I’m getting depressed too. I’m a medical physicist and the leading journal in our field just published a debate about the effectiveness of magnet therapy. I posted to a medical physics mailing list objecting to the inclusion of the topic and specifically to this statement:

    A view exists that the lack of consistent evidence from randomized trials and the lack of a plausible physiological mechanism are enough to discourage the use of static magnets as an effective treatment for pain relief. This conclusion has shades of “guilty until proved innocent.”

    I was shouted down by a chorus of voices, including some of the leading figures in the field, defending the value of alternative medicine. These were all people with advanced degrees in physics. If we’ve lost them, how can we hope to win over the general public?

  13. #13 barbie123
    June 30, 2008

    I agree with Phoenix Woman……make the woo-practitioners liable for ‘errors’ as we do with science-based doctors (i.e., huge malpractice premiums and attendant jury or settlement awards) and we will see the woo fade away on a wave of shame.

    At least that is my hope. What bothers me so very much about the glassy-eyed devotees of “alternative” medicine is their seeming inability to recognize the potential for harm by such practitioners, while gleefully regaling each other with tales of evil mainstream docs and the “harm” caused by those darned allopaths. Oh, and their insistence that all the docs are in bed with Big Pharmacy and its nefarious plans to . . . I’m not sure, poison us all? Destroy our kids? I can’t keep it all straight.

    Maybe a reference to Picard, arms crossed, ominously intoning, “The Borg won’t stay on level 16….” would be appropriate here, also.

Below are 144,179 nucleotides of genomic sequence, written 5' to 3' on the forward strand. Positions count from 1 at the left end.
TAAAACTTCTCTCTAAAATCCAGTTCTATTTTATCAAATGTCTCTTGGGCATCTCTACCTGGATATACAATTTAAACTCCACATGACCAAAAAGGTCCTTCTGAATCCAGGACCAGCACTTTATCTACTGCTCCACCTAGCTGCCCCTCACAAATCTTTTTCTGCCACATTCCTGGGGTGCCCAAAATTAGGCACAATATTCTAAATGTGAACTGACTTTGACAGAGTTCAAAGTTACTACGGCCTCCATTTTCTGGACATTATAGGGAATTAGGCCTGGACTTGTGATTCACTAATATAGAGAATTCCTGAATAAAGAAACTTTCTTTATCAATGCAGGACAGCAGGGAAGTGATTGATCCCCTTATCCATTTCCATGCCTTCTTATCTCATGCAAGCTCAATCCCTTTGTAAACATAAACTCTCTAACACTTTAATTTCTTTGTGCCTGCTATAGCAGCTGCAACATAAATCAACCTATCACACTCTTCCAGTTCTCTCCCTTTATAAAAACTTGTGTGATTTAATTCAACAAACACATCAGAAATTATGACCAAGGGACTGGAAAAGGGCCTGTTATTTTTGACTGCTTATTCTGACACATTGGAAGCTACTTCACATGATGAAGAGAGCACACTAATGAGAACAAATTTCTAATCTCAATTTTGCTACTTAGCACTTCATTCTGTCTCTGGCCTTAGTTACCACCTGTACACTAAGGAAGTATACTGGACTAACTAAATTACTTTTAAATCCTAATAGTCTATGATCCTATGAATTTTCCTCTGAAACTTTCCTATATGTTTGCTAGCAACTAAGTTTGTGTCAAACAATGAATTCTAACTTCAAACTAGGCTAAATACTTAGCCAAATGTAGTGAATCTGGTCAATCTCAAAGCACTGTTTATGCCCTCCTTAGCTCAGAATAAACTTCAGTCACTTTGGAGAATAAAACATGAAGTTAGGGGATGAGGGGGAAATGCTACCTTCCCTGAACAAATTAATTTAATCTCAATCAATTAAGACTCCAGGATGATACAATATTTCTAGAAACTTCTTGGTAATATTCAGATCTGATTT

14. #14 Mike O'Risal
    June 30, 2008

    I’ve always had a bit of a phobia about doctors. Now I have even more.

    Science is in a general decline in the United States. It’s hard. Americans don’t like hard. We like to push a button and get an answer. CAM is really so much simpler than reality, I’m sure. “Here, chew this leaf and sick this magnet up your nose for a week and your diabetes will disappear, your impotence will be relieved, ad your coat will be shiny and manageable.”

    Somebody wake me up when the twentieth-first century arrives from its apparent lunchbreak.

  15. #15 ecoli
    June 30, 2008

    don’t despair, Orac. Your blog is one of the reasons I’m trying to get into an Md/PhD program, so that I can do research with the specific goal of applying it to medicine.

    Things may look grim, but keep doing what you’re doing… you’ve already influenced people like me to make progress!

  16. #16 MarcW
    June 30, 2008

    You wanna see pessimistic? I’ll show you pessimistic.

    We’ll be glad that woo is so pervasive and so many physicians are trained in it when we fall off the Olduvai Energy Cliff* in a few more years and science-based medicine more technologically advanced than casting a fractured limb becomes prohibitively expensive for anybody but high-level government employees. The woo won’t work any better than it does now, but at least it will sound very authoritative and produce as much placebo-based relief of suffering as can be had. We’ll be the sorry ones – we’ll know it doesn’t work and our St. John’s Wort infusions won’t do us any good.

    Now THAT’S pessimistic.

    M

    *If you’re not familiar with the Olduvai Theory, you can read about it here:

    http://en.wikipedia.org/wiki/Olduvai_theory

    Warning: it is very, very depressing. I’m not saying I think it’s inevitable, but the headlines are making me wonder.